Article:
How do I Share a Mobile Broadband Connection?
I use a Verizon Air Card; the mobility, thus far is great, but I am only able to use it on one computer. Recently heard that I could network the Air Card by using one of the CradlePoint 3G/4G Routers. Any pertinent information you can share?
This question was answered on April 9, 2010. Much of the information contained herein may have changed since posting.Mobile Internet is a fast evolving sector of the computer world and all the major wireless players are feverishly developing their offerings to get you to subscribe to their services.
The most common method of getting mobile broadband service is to plug in a special USB cellular network device and access the Internet via that company's cellular network.
In it's standard configuration (like yours) you are limited to a single computer, but many options have emerged to overcome that limitation.
The best solution depends upon how mobile you need the router to be, how far away you need to be able to connect and which data plan you are currently on.
Most of the cellular providers now offer an optional 'mobile hotspot' device that generally allow up to 5 devices to share the cellular data connection.
This solution is best for those that travel often and have a number of devices that they need to connect while on the road, but it can add an additional monthly charge.
Verizon offers a product they call MiFi and Sprint offers Overdrive to allow you to share your cellular data connection
Some providers allow you to combine the data modem and the router in a small external device (the size of a pack of cigarettes or smaller) so you don't end up paying two data charges.
The range on most of these devices is fairly short (@100 feet) so to connect you need to be nearby and the battery only lasts for 3-4 hours before requiring a recharge.
Some units can't be used while they are recharging, so be sure to do your homework.
If you only need to share while you are at home, just about every home networking provider (Linksys, Netgear, Dlink, etc.) has some sort of home router that works with various new and old cellular data cards.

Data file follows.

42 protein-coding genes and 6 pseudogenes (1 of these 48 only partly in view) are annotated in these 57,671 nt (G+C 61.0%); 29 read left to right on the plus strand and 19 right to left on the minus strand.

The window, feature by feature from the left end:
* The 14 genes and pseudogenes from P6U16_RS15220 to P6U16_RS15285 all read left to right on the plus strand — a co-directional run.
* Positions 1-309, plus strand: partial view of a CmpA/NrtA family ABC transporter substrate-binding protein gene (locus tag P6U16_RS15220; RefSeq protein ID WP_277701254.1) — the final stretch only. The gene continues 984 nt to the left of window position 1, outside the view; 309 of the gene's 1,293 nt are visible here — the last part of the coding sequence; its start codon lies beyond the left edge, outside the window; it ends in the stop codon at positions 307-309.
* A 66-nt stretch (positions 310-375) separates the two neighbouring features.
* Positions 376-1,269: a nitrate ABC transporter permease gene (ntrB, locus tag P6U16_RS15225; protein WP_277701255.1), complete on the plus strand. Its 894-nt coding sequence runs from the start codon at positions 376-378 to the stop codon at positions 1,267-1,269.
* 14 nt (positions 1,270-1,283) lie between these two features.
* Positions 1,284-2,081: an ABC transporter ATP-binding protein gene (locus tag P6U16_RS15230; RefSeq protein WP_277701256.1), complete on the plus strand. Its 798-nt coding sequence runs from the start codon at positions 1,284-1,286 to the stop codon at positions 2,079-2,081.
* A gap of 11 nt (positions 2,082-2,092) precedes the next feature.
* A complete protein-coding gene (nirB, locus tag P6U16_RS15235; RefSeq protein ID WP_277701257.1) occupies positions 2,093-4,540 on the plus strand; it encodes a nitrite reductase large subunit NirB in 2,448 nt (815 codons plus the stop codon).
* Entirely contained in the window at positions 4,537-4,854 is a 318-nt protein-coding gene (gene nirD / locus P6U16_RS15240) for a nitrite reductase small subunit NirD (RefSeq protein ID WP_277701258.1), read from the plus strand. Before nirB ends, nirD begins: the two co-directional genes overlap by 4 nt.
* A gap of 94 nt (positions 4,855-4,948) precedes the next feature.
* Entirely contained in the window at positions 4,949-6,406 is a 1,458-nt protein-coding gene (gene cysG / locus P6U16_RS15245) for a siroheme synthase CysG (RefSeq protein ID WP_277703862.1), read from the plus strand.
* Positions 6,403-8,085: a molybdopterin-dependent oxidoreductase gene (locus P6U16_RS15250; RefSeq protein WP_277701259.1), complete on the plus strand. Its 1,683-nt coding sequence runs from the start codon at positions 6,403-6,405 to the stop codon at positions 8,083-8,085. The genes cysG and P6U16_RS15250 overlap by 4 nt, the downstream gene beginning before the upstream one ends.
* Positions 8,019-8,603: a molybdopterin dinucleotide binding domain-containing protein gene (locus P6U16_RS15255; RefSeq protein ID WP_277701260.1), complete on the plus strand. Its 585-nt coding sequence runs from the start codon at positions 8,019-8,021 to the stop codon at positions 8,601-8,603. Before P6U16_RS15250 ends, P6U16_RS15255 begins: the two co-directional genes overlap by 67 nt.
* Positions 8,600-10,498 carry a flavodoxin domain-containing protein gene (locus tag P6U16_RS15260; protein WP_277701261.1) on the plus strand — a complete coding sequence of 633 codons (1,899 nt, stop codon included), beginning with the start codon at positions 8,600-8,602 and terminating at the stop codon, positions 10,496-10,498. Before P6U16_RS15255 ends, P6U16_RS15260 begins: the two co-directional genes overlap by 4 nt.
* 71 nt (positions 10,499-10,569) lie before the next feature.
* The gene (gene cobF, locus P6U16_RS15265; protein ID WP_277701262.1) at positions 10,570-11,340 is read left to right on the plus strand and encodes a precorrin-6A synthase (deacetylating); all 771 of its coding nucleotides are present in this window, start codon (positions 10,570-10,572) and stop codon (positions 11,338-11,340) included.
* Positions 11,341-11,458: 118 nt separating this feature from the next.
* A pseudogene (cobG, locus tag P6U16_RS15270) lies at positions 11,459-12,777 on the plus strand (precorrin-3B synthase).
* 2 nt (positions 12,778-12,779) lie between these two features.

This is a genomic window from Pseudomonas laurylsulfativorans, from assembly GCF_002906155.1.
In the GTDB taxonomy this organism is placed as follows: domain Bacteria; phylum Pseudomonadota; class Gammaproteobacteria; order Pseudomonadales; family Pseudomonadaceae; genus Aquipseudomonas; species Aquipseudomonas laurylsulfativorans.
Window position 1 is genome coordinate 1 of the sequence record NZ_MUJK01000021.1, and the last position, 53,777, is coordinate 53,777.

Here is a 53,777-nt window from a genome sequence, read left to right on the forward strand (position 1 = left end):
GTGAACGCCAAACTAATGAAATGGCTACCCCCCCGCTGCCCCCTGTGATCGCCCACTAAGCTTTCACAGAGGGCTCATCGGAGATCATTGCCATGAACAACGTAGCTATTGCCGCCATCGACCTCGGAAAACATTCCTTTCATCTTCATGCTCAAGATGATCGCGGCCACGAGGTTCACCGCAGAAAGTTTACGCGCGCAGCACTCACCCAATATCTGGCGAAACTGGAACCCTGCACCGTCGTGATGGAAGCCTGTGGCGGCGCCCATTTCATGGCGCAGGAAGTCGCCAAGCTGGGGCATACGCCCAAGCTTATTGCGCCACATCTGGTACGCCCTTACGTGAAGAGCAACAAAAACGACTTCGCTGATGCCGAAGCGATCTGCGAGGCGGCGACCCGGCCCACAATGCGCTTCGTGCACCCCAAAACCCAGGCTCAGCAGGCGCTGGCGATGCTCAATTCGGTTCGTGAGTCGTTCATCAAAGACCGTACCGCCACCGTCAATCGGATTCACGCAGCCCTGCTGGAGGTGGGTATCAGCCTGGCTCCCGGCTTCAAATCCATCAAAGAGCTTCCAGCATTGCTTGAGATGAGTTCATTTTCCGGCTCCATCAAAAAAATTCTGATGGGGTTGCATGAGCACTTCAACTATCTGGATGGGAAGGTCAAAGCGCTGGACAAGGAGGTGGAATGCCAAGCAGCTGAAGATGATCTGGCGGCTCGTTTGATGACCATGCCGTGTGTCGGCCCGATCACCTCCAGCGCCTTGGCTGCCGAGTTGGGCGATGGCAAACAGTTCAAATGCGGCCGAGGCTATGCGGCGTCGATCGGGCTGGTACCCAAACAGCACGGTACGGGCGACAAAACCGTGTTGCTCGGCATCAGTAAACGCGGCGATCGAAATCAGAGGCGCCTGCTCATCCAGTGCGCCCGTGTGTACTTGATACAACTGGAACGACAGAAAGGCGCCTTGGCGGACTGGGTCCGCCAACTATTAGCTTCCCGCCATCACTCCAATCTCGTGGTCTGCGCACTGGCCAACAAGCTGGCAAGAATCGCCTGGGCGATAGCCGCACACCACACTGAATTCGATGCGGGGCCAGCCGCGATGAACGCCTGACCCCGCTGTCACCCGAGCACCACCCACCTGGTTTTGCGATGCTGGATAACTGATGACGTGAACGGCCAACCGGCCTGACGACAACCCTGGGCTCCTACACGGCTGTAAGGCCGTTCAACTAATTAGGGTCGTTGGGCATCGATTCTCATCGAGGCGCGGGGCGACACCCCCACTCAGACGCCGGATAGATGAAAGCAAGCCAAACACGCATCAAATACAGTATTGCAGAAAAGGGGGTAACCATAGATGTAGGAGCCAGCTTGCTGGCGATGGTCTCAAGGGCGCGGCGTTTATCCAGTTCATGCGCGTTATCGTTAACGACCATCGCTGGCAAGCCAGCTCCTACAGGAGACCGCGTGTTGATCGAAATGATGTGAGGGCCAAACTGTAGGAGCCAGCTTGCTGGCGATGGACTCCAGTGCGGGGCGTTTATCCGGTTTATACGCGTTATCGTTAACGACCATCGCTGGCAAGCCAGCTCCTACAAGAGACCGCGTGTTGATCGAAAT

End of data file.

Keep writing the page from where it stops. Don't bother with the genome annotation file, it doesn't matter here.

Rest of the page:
Before any of the cellular providers offered options, CradlePoint ( http://CradlePoint.com <http://cradlepoint.com/> ) was selling mobile broadband routers to address this need.
Today they have some of the most advanced offerings for stationary OR mobile sharing of your cellular data modem
Stationary solutions like the MBR900 http://bit.ly/alh23R) are larger, plug into the wall for power but offer greater range (@ 600 feet).
For those that are more interested in sharing the connection from the road, CradlePoint's PHS300 http://bit.ly/dwvGUG) works with virtual any USB mobile data device or tethered smartphone and can run off of a battery.
Cell-based data services are not currently as fast as wired options like cable or DSL but the gap is likely to narrow as 4G services rollout.
For now, sharing a cellular data connection between highly active users will likely result in slower performance for all especially during file downloads, streaming video, gaming & especially file uploads.
If you are sharing a connection for basic web surfing or checking email, than the additional load is likely to be less noticeable.
Before you do any connection sharing, however, make sure you understand your data plan as not all of them offer unlimited access and it could cost you big bucks!
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Posted by Ken of Data Doctors on April 9, 2010